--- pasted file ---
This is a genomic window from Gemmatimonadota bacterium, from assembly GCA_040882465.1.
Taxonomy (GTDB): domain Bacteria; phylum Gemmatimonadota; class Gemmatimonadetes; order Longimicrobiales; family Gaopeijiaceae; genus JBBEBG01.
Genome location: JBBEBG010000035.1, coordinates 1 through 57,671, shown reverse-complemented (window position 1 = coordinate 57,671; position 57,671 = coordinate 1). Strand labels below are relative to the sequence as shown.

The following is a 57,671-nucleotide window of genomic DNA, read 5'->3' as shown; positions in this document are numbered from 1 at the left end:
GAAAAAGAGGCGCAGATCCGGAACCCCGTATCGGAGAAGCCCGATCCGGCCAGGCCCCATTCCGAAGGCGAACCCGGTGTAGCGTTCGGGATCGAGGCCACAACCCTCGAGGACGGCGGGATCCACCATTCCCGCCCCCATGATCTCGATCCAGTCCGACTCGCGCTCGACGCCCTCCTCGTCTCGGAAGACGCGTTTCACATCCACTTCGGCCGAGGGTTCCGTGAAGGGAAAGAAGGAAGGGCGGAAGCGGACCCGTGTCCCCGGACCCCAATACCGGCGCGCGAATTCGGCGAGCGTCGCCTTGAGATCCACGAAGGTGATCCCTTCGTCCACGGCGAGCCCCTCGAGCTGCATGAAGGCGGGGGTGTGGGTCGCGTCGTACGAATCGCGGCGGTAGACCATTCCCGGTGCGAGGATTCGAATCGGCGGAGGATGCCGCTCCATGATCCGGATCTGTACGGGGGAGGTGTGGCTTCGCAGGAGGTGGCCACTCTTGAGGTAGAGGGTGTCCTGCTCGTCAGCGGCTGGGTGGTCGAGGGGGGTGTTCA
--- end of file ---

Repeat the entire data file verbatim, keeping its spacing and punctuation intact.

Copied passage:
This is a genomic window from Gemmatimonadota bacterium, from assembly GCA_040882465.1.
Taxonomy (GTDB): domain Bacteria; phylum Gemmatimonadota; class Gemmatimonadetes; order Longimicrobiales; family Gaopeijiaceae; genus JBBEBG01.
Genome location: JBBEBG010000035.1, coordinates 1 through 57,671, shown reverse-complemented (window position 1 = coordinate 57,671; position 57,671 = coordinate 1). Strand labels below are relative to the sequence as shown.

The following is a 57,671-nucleotide window of genomic DNA, read 5'->3' as shown; positions in this document are numbered from 1 at the left end:
GAAAAAGAGGCGCAGATCCGGAACCCCGTATCGGAGAAGCCCGATCCGGCCAGGCCCCATTCCGAAGGCGAACCCGGTGTAGCGTTCGGGATCGAGGCCACAACCCTCGAGGACGGCGGGATCCACCATTCCCGCCCCCATGATCTCGATCCAGTCCGACTCGCGCTCGACGCCCTCCTCGTCTCGGAAGACGCGTTTCACATCCACTTCGGCCGAGGGTTCCGTGAAGGGAAAGAAGGAAGGGCGGAAGCGGACCCGTGTCCCCGGACCCCAATACCGGCGCGCGAATTCGGCGAGCGTCGCCTTGAGATCCACGAAGGTGATCCCTTCGTCCACGGCGAGCCCCTCGAGCTGCATGAAGGCGGGGGTGTGGGTCGCGTCGTACGAATCGCGGCGGTAGACCATTCCCGGTGCGAGGATTCGAATCGGCGGAGGATGCCGCTCCATGATCCGGATCTGTACGGGGGAGGTGTGGCTTCGCAGGAGGTGGCCACTCTTGAGGTAGAGGGTGTCCTGCTCGTCAGCGGCTGGGTGGTCGAGGGGGGTGTTCA